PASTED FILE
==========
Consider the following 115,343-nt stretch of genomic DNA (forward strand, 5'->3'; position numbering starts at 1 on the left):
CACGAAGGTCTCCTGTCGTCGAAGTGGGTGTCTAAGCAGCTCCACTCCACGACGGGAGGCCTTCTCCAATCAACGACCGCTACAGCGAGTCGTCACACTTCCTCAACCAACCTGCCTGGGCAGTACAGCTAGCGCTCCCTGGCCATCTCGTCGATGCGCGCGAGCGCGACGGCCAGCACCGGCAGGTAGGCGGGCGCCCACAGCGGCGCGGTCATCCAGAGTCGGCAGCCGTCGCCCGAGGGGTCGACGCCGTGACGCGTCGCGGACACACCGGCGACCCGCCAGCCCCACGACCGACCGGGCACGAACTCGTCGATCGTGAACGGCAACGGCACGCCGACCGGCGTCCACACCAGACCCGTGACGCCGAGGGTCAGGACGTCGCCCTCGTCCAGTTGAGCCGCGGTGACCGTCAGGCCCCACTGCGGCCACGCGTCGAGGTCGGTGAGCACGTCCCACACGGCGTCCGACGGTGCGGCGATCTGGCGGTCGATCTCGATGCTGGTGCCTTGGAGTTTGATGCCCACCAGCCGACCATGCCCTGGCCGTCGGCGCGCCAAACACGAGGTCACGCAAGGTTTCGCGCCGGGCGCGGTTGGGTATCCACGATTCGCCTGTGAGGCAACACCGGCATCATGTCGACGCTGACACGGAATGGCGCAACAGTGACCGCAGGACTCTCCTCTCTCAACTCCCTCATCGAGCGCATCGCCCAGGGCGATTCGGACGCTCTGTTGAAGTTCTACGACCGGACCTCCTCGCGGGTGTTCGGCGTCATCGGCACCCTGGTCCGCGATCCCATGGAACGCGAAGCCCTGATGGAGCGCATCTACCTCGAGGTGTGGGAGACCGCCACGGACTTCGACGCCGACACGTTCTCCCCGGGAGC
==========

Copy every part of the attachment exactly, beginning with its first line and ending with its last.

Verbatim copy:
Consider the following 115,343-nt stretch of genomic DNA (forward strand, 5'->3'; position numbering starts at 1 on the left):
CACGAAGGTCTCCTGTCGTCGAAGTGGGTGTCTAAGCAGCTCCACTCCACGACGGGAGGCCTTCTCCAATCAACGACCGCTACAGCGAGTCGTCACACTTCCTCAACCAACCTGCCTGGGCAGTACAGCTAGCGCTCCCTGGCCATCTCGTCGATGCGCGCGAGCGCGACGGCCAGCACCGGCAGGTAGGCGGGCGCCCACAGCGGCGCGGTCATCCAGAGTCGGCAGCCGTCGCCCGAGGGGTCGACGCCGTGACGCGTCGCGGACACACCGGCGACCCGCCAGCCCCACGACCGACCGGGCACGAACTCGTCGATCGTGAACGGCAACGGCACGCCGACCGGCGTCCACACCAGACCCGTGACGCCGAGGGTCAGGACGTCGCCCTCGTCCAGTTGAGCCGCGGTGACCGTCAGGCCCCACTGCGGCCACGCGTCGAGGTCGGTGAGCACGTCCCACACGGCGTCCGACGGTGCGGCGATCTGGCGGTCGATCTCGATGCTGGTGCCTTGGAGTTTGATGCCCACCAGCCGACCATGCCCTGGCCGTCGGCGCGCCAAACACGAGGTCACGCAAGGTTTCGCGCCGGGCGCGGTTGGGTATCCACGATTCGCCTGTGAGGCAACACCGGCATCATGTCGACGCTGACACGGAATGGCGCAACAGTGACCGCAGGACTCTCCTCTCTCAACTCCCTCATCGAGCGCATCGCCCAGGGCGATTCGGACGCTCTGTTGAAGTTCTACGACCGGACCTCCTCGCGGGTGTTCGGCGTCATCGGCACCCTGGTCCGCGATCCCATGGAACGCGAAGCCCTGATGGAGCGCATCTACCTCGAGGTGTGGGAGACCGCCACGGACTTCGACGCCGACACGTTCTCCCCGGGAGC